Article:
(Malibu Media LLC v. Doe, Docket No. 1:13-cv-06312 (N.D. Ill. Sept 04, 2013)
Malibu Media’s case against yet another John Doe defendant was tossed out of court on February 8th by United States Magistrate Judge Geraldine Soat Brown.
The defendant in this case prevailed in summary judgement because Malibu was unable to establish that he had ever used Bittorrent or that it’s films had ended up on his hard drive. Malibu had been relying on experts from its technology vendor, but it failed to follow the rules with respect to follow the rules on disclosure of expert witnesses. (See, Fed. R. Civ. P. 26(a)(2)). Malibu also tried to add vital paragraphs containing new opinions to another witness’ original declaration in a manner not permitted by the Federal Rules of Civil Procedure.
On the surface, the loss does not appear to have broad implications for Malibu Media’s campaign against illegal file sharing; after all, it should not be too hard to avoid these particular procedural slip-ups in the future.
Maybe, maybe not?
Malibu is engaged in a litigation campaign of unprecedented scope — last year Malibu Media alone was responsible for 39% of all copyright litigation in the US. (See Matthew Sag, IP Litigation in United States District Courts—2015 Update (January 5, 2016). Available at SSRN: http://ssrn.com/abstract=2711326.) John Doe litigation, by Malibu Media and others, made up almost 58% of the federal copyright docket (2930 cases out of 5076) in 2015. Malibu’s recent loss in the Northern District of Illinois illustrates, yet again, how ill suited federal court litigation is to resolving what should be relatively low stakes copyright disputes.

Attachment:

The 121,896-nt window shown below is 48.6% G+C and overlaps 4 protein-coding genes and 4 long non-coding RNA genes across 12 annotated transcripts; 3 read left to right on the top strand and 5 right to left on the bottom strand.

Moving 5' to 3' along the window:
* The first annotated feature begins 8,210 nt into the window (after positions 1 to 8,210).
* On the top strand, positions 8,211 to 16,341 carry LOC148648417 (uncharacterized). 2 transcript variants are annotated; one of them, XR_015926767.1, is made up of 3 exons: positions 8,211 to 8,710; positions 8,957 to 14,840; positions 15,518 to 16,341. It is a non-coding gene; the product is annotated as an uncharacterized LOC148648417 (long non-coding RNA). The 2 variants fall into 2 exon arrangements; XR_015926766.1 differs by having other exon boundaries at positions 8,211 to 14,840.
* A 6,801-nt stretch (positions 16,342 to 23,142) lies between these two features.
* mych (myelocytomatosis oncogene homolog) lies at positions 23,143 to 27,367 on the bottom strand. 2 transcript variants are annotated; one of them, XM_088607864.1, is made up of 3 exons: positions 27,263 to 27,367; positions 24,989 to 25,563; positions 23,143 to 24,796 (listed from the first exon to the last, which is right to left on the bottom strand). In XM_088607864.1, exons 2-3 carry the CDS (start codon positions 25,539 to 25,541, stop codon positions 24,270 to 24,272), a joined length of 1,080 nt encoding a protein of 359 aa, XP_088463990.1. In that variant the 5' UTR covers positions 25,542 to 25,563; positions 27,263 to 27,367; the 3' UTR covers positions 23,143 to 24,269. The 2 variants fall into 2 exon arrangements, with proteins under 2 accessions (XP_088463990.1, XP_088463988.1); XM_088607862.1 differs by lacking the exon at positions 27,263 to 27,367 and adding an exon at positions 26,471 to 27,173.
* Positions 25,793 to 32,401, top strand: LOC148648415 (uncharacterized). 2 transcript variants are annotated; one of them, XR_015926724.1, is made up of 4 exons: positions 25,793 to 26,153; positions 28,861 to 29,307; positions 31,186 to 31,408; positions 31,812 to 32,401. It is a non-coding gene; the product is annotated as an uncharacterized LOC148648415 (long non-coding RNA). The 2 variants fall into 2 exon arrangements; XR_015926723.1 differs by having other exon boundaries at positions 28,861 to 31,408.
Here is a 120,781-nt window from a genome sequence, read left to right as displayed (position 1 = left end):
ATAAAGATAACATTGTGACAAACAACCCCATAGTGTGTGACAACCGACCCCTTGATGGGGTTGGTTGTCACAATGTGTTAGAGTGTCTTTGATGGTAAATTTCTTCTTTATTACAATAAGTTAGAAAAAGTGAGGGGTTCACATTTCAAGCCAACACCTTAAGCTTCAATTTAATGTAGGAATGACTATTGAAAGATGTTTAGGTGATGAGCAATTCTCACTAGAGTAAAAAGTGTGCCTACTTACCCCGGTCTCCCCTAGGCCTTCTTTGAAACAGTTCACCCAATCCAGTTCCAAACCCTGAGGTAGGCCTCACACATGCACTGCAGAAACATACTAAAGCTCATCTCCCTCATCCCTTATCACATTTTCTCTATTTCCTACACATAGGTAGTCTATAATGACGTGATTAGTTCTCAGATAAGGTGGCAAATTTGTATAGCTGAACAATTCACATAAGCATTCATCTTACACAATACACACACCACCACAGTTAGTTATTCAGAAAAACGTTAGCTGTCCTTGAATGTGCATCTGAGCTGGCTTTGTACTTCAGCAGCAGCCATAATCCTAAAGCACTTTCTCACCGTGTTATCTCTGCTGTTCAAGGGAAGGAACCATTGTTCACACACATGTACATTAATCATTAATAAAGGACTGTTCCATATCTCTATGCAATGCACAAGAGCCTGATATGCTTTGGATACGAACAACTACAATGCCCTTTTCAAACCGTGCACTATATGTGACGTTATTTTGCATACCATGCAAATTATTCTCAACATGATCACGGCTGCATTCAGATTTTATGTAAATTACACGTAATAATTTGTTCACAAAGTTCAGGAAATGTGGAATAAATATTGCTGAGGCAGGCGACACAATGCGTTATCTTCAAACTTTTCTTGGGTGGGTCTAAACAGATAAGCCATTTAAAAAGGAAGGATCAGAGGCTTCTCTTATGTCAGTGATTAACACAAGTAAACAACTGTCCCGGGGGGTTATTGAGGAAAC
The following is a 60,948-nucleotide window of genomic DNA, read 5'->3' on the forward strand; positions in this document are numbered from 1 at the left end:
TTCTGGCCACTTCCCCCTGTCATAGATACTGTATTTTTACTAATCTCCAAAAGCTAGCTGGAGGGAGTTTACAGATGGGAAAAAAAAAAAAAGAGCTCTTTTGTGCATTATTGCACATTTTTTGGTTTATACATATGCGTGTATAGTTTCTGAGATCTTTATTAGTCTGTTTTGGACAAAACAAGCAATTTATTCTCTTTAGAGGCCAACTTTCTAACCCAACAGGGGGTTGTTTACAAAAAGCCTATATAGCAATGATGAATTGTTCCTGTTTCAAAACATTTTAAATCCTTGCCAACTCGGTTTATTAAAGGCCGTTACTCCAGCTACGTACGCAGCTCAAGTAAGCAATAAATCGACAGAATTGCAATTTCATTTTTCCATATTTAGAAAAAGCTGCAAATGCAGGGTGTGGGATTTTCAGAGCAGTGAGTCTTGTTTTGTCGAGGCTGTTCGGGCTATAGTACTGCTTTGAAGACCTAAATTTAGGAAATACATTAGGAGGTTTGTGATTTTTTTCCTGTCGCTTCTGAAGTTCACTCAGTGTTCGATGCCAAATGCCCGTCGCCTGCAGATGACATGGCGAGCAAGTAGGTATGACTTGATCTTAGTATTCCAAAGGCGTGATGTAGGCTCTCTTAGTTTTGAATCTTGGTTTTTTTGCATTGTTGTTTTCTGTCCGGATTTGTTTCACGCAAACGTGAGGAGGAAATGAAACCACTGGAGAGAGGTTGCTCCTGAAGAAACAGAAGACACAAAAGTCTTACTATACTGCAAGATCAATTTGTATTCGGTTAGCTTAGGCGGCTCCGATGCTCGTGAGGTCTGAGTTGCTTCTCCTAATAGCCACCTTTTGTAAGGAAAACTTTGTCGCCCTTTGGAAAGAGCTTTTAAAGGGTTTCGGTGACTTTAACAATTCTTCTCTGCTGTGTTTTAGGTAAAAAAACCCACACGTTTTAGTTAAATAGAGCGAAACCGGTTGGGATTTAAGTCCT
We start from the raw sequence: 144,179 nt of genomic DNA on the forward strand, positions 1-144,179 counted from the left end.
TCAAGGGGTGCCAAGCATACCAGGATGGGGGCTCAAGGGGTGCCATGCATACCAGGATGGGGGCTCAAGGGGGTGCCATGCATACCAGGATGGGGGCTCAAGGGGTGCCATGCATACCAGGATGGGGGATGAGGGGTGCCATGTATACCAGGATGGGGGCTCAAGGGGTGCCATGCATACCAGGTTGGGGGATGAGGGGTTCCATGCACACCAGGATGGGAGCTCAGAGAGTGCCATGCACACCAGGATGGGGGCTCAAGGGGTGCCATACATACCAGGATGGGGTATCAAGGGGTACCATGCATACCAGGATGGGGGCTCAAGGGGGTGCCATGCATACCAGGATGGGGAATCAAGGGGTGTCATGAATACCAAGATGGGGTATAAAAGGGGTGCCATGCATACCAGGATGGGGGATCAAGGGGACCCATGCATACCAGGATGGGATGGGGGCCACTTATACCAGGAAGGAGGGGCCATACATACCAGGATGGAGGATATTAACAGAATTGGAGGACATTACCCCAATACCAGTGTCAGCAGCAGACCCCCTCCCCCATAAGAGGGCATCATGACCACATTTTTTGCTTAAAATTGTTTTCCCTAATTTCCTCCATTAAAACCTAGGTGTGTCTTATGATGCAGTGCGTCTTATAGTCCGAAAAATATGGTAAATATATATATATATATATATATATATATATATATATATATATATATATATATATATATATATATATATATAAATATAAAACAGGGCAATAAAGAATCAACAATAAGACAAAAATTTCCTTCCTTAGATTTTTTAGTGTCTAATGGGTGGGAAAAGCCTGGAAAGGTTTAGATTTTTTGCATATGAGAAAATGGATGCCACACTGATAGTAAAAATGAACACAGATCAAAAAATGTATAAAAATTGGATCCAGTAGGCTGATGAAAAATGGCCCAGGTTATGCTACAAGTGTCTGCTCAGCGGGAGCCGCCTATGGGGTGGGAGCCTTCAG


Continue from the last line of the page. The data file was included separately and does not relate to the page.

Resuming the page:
It is time for an entirely new forum to deal with the routine infringements that occur on BitTorrent and similar networks. The Copyright Office has suggested a small claims court for copyright but we probably need something far more targeted.